How to get rid of the clutter: Clear the counters. Use kitchen organization tricks to find space for mail and keys, and to make room for gadgets and small appliances. Organize your pantry so you can move canisters and foodstuff into it and leave your counters relatively bare.
Enforcing the No-Clutter Zone: Police this area twice daily. Patrol after school or work, so things
2. The Kitchen or Dining Table
Why it’s cluttered: Using the kitchen or dining table for homework, playing games, or doing crafts creates lots of opportunities for clutter to pile up.
How to get rid of the clutter: A bare kitchen or dining table is a convenient landing spot for things people don’t feel like taking time to put away. Pay attention to that word “bare” — it’s why this is a clutter hot spot between meals.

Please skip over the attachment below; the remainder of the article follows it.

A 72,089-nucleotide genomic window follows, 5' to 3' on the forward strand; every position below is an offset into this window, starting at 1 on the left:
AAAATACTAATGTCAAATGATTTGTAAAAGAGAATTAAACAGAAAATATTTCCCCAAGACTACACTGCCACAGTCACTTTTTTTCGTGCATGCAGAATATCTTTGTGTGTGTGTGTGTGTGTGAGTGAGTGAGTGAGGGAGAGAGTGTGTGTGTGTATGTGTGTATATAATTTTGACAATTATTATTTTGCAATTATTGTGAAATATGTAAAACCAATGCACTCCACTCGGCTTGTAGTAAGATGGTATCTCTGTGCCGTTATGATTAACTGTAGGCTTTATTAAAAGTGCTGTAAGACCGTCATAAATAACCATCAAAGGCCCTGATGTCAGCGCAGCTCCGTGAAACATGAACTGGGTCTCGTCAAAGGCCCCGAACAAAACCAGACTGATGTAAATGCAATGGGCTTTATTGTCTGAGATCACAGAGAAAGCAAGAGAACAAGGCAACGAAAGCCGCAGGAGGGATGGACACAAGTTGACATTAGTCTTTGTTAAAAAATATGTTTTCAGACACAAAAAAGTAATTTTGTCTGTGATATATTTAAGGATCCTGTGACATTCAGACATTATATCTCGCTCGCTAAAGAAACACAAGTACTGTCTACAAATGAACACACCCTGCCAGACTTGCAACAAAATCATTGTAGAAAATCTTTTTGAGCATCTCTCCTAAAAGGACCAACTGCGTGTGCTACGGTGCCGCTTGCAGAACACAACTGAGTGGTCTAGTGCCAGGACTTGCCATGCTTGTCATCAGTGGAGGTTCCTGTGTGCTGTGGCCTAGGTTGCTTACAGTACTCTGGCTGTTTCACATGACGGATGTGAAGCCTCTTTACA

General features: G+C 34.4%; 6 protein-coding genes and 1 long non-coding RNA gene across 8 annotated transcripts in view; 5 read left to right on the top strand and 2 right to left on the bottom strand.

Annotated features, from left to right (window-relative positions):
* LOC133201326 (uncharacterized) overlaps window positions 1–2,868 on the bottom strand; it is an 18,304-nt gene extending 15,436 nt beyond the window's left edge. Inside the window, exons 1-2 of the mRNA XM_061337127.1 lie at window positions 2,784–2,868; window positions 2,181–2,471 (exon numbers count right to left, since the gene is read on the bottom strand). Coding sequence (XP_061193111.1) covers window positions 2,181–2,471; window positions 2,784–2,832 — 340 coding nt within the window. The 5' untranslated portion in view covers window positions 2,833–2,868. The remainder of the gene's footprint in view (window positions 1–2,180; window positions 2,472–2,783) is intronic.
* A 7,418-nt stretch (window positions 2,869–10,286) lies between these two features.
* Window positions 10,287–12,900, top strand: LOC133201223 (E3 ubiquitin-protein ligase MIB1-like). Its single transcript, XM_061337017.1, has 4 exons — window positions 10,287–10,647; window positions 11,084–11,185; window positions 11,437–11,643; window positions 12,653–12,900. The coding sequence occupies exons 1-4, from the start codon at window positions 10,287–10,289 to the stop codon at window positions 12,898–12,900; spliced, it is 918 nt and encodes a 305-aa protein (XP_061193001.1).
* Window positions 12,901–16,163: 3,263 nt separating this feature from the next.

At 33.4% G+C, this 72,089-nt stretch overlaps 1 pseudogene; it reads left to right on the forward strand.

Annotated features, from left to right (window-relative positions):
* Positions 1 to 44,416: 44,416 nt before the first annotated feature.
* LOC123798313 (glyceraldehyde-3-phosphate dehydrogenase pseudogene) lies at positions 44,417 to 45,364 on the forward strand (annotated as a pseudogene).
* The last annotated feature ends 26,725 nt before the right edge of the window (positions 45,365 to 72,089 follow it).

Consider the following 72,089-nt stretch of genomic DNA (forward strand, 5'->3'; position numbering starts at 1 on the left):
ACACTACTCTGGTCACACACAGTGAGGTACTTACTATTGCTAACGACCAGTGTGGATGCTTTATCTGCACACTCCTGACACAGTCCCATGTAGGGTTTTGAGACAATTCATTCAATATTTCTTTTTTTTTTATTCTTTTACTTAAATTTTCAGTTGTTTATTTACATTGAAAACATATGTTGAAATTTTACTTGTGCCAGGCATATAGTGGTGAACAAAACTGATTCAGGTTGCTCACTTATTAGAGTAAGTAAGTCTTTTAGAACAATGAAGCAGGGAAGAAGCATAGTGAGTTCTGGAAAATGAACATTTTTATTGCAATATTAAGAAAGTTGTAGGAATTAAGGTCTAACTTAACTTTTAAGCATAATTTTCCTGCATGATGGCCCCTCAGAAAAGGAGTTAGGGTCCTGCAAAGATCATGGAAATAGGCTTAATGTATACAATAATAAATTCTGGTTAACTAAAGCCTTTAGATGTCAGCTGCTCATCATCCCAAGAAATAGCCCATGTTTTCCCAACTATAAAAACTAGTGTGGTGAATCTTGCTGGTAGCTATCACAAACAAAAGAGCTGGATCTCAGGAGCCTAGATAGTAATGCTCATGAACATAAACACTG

An easy solution is to keep the table permanently set: return placemats, plates, and tableware to the table after each meal. Set up a study space for your child to do homework elsewhere, and use that for crafts, too.
Enforcing the No-Clutter Zone: If you absolutely must use the table for activities, have everyone put away things before meal times — not just move them aside — then police this area after homework or craft sessions.
3. The bathroom vanity
Why it’s cluttered: People tend to be in a hurry leaving the bathroom, racing off to school or work. They often figure they’re going to use the toothpaste, hairbrush, moisturizer, etc. later that evening, so why put it away? The result is a bathroom vanity that looks messy and is difficult to clean.